Top FDA Official Says Fully Vaccinated People Could Need COVID Booster Shots Within a Year

Greg Nash | Pool | Reuters

COVID-19 booster shots could be needed for fully vaccinated people within a year, the Food and Drug Administration's top vaccine regulator said Tuesday.

The current versions of the Pfizer-BioNTech and Moderna COVID-19 vaccines are highly effective at preventing COVID and also appear to protect against the variants circulating in the United States, said Dr. Peter Marks, director of the FDA's Center for Biologics Evaluation and Research.

"So, hopefully, you know, it would be nice if it'll turn out that it'll be a year before anyone might need a booster," Marks said during a virtual press conference on the COVID-19 vaccines with high school and middle school journalists.

"But we still don't know," he added. "It could be more, it could be a little less but ... this is just something we're gonna have to figure out as we go." 

Acting FDA Commissioner Dr. Janet Woodcock said U.S. regulators and scientists still need don't know how far immunity levels need to drop in vaccinated individuals before it leaves them vulnerable to the virus.

"As far as variants go, we're just going to have to determine that currently the immune response to these vaccines is being tested against all the variants to see how strong it is against each of the variants. And we just hope a variant doesn't arise that can elude our vaccines," she said.

The FDA officials' comments come as drugmakers and some scientists now say people will likely need a booster shot of the COVID-19 vaccines and possibly additional shots each year, just like for the seasonal flu.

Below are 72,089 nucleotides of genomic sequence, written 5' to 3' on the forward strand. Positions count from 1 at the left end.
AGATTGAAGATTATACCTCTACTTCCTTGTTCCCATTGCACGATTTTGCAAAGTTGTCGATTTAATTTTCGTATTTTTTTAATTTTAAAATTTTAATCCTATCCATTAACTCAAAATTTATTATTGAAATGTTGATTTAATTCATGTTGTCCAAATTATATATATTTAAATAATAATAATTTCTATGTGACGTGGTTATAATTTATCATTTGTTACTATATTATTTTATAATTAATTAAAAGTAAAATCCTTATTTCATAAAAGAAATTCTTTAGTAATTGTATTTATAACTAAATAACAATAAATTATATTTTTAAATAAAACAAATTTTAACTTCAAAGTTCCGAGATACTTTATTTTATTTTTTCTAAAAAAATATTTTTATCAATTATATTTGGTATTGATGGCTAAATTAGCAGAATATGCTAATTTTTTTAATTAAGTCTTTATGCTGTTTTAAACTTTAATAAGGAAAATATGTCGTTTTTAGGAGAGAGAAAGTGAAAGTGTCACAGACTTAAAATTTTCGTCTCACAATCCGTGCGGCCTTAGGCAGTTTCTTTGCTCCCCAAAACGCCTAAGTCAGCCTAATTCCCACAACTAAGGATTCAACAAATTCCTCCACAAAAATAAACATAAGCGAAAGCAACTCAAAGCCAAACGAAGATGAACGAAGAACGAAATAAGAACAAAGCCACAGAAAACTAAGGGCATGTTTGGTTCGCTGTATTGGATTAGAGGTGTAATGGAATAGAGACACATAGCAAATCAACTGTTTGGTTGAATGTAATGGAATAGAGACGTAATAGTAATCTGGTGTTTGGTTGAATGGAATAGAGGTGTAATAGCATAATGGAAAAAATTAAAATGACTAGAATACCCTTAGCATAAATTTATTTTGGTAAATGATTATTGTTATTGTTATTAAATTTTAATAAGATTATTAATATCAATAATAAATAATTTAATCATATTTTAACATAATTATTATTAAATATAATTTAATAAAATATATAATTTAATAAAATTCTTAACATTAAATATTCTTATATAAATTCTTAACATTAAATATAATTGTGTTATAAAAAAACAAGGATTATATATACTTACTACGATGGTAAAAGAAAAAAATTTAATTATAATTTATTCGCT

Pfizer's and Moderna's COVID-19 vaccines currently require two doses given three to four weeks apart, while Johnson & Johnson's shot requires just one jab. All three vaccines have been shown to be highly effective against COVID, though company executives now say they expect that strong protection to wane over time.

BioNTech CEO Ugur Sahin told CNBC in a recent interview that researchers are seeing a decline in antibody responses against the virus after eight months.

"If we provide a boost we could really amplify the antibody response even above the levels that we had at the beginning and that could give us real comfort for protection for at least 12 months, maybe 18 months," Sahin said. "And this is really important in a time where all the variants are coming in."

Should Americans require booster shots, the U.S. government would likely need to make arrangements with the drugmakers to supply additional doses and make plans for vaccine distribution.

Last week, CDC Director Dr. Rochelle Walensky told CNBC that the U.S. is planning for the potential need for COVID-19 vaccine booster shots "just in case."

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